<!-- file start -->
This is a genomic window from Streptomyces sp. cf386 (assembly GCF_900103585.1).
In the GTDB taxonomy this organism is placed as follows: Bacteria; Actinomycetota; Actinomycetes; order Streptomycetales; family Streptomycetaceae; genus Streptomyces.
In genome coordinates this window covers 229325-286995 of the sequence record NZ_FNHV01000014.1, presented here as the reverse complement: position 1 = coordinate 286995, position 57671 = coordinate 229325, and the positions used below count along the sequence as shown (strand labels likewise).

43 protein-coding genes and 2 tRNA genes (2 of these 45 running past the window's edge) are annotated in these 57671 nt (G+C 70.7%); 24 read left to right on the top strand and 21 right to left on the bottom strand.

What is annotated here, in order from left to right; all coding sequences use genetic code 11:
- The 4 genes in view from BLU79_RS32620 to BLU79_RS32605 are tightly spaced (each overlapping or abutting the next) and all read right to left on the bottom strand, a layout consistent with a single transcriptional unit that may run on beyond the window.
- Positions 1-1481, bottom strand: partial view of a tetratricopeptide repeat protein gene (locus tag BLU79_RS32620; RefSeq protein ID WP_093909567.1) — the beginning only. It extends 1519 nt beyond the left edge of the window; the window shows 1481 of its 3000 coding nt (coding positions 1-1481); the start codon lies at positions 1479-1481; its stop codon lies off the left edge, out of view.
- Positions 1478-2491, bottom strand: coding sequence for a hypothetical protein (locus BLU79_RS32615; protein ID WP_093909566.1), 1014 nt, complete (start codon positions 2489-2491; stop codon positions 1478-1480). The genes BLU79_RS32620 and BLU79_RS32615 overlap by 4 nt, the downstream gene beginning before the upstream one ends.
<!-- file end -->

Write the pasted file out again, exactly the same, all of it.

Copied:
This is a genomic window from Streptomyces sp. cf386 (assembly GCF_900103585.1).
In the GTDB taxonomy this organism is placed as follows: Bacteria; Actinomycetota; Actinomycetes; order Streptomycetales; family Streptomycetaceae; genus Streptomyces.
In genome coordinates this window covers 229325-286995 of the sequence record NZ_FNHV01000014.1, presented here as the reverse complement: position 1 = coordinate 286995, position 57671 = coordinate 229325, and the positions used below count along the sequence as shown (strand labels likewise).

43 protein-coding genes and 2 tRNA genes (2 of these 45 running past the window's edge) are annotated in these 57671 nt (G+C 70.7%); 24 read left to right on the top strand and 21 right to left on the bottom strand.

What is annotated here, in order from left to right; all coding sequences use genetic code 11:
- The 4 genes in view from BLU79_RS32620 to BLU79_RS32605 are tightly spaced (each overlapping or abutting the next) and all read right to left on the bottom strand, a layout consistent with a single transcriptional unit that may run on beyond the window.
- Positions 1-1481, bottom strand: partial view of a tetratricopeptide repeat protein gene (locus tag BLU79_RS32620; RefSeq protein ID WP_093909567.1) — the beginning only. It extends 1519 nt beyond the left edge of the window; the window shows 1481 of its 3000 coding nt (coding positions 1-1481); the start codon lies at positions 1479-1481; its stop codon lies off the left edge, out of view.
- Positions 1478-2491, bottom strand: coding sequence for a hypothetical protein (locus BLU79_RS32615; protein ID WP_093909566.1), 1014 nt, complete (start codon positions 2489-2491; stop codon positions 1478-1480). The genes BLU79_RS32620 and BLU79_RS32615 overlap by 4 nt, the downstream gene beginning before the upstream one ends.